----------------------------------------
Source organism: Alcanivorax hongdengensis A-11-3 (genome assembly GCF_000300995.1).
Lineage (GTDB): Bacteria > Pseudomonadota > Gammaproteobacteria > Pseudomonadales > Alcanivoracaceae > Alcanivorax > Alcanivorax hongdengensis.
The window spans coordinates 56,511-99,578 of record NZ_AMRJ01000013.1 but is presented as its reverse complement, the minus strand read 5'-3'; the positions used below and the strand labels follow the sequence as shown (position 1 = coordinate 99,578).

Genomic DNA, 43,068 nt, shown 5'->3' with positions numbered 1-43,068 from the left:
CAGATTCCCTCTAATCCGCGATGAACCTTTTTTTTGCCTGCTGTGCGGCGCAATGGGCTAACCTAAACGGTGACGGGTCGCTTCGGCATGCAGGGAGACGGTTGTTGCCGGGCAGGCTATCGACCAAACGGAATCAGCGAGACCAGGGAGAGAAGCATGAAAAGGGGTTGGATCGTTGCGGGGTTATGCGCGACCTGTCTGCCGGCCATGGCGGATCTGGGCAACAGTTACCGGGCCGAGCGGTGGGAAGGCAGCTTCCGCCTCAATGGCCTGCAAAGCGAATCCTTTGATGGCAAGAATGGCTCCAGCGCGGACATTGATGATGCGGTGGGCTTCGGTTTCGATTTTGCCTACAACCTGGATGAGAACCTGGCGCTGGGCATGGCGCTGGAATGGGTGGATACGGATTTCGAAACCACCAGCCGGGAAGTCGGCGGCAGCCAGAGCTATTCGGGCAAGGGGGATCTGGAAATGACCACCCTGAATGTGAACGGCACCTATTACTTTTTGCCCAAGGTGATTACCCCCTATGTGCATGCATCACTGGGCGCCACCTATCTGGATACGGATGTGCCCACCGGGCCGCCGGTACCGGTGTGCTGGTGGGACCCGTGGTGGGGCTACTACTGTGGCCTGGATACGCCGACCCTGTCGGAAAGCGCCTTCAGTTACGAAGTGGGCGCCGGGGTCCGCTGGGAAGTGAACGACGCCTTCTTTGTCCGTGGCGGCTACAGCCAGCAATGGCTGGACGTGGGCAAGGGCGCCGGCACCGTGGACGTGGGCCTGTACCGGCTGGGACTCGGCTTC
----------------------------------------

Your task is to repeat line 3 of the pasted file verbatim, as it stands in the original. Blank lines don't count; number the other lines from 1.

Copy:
The window spans coordinates 56,511-99,578 of record NZ_AMRJ01000013.1 but is presented as its reverse complement, the minus strand read 5'-3'; the positions used below and the strand labels follow the sequence as shown (position 1 = coordinate 99,578).